Reversing the e3372 – Completing the Compromise (P711-HILINK Remix)

In my last post, I began detailing the reverse engineering of the Huawei e3372 device. This is a new version of the device, using the P711-HILINK firmware (fingerprinted through a memory dump, I can’t see any visible indicator on the board). Throughout the week, I learned a bit about the Android booting process, and was able to complete the compromise, to get a root shell.

This is clearly a changed firmware from a similar device I acquired last year – on initially UART’ing into the device, no console is presented, and the UART distribution (the L/V/M thing) doesn’t work. Instead, we are presented with an endless scroll of something about “IN drvStartModeGetFlag”.

I began my investigation by pausing the boot process to before the Android kernel had booted, and editing boot arguments:

Unfortunately, this did nothing (nor did init=/bin/sh, removing rdinit, single-user mode and all the trickery I could conceive).

My next approach was to investigate the userland process (suspected userland – investigated via a memory dump from 0xc0000000) which was causing the message loop. The “IN drvStartModeGetFlag” string was from (found through extracting a firmware blob) – specifically, we have a good guess that this code path is from drvStartModeGet (at 0x469C). We can easily nop out of this check:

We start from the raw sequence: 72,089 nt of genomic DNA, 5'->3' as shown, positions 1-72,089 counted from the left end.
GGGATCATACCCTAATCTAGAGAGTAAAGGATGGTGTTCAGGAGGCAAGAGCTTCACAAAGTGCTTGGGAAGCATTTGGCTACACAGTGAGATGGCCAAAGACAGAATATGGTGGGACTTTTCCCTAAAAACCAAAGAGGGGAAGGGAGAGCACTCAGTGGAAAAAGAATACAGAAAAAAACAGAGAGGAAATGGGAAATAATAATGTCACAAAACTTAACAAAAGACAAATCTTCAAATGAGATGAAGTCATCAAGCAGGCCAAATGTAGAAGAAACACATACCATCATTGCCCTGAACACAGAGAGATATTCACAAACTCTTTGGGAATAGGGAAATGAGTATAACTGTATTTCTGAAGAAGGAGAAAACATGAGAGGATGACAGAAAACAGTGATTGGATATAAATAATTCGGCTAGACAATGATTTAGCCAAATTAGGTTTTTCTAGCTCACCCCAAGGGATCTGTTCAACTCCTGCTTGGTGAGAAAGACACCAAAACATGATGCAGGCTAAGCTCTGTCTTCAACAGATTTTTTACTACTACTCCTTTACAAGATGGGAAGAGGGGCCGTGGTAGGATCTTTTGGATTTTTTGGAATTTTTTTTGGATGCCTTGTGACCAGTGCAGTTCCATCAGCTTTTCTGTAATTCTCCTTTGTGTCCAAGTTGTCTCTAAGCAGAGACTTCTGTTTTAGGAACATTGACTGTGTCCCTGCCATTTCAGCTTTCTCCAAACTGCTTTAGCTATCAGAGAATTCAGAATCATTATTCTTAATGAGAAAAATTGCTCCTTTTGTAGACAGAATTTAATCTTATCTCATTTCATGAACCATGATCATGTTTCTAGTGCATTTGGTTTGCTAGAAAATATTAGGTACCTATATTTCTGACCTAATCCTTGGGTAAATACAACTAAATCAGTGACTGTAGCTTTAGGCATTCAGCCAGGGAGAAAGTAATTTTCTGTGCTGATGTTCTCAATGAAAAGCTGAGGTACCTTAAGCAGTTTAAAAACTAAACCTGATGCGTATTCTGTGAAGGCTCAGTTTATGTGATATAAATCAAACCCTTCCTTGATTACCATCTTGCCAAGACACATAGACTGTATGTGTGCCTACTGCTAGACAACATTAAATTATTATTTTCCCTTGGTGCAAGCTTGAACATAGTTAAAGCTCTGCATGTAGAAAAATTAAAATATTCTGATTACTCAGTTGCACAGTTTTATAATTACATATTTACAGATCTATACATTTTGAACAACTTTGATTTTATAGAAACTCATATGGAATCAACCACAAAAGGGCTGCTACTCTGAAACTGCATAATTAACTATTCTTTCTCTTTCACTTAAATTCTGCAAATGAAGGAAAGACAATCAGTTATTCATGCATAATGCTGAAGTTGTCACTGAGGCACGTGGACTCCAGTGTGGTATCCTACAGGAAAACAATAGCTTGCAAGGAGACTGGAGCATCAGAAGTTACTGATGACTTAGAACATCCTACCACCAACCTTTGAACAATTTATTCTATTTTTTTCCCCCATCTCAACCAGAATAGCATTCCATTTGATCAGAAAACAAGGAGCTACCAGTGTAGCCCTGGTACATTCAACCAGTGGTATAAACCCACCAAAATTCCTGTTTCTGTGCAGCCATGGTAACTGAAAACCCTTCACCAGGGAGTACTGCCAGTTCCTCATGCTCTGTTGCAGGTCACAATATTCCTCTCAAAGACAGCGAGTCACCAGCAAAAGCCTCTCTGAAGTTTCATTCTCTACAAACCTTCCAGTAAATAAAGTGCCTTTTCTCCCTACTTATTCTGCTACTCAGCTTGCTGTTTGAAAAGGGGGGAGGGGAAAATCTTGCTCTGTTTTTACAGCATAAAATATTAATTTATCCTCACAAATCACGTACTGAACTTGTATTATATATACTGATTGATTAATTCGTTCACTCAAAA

This exits the crashed process, bringing us to the familiar authconsole interface:

From here, we patch the same 2 authconsole checks as we did to the e5573 to get the EUAP> prompt, and from there, a privileged shell.

I would like to thank the engineering team at Huawei for making this challenge not too easy that I didn’t learn anything, but not too hard that it is impossible. With this approach, we have a way of shelling this device which does not require abusing the update functionality / boot pin trick.

I look forward to seeing you all in Pragyan CTF this weekend.

About Norman

Sometimes, I write code. Occasionally, it even works.
This entry was posted in Bards, Computers, Jesting. Bookmark the permalink.

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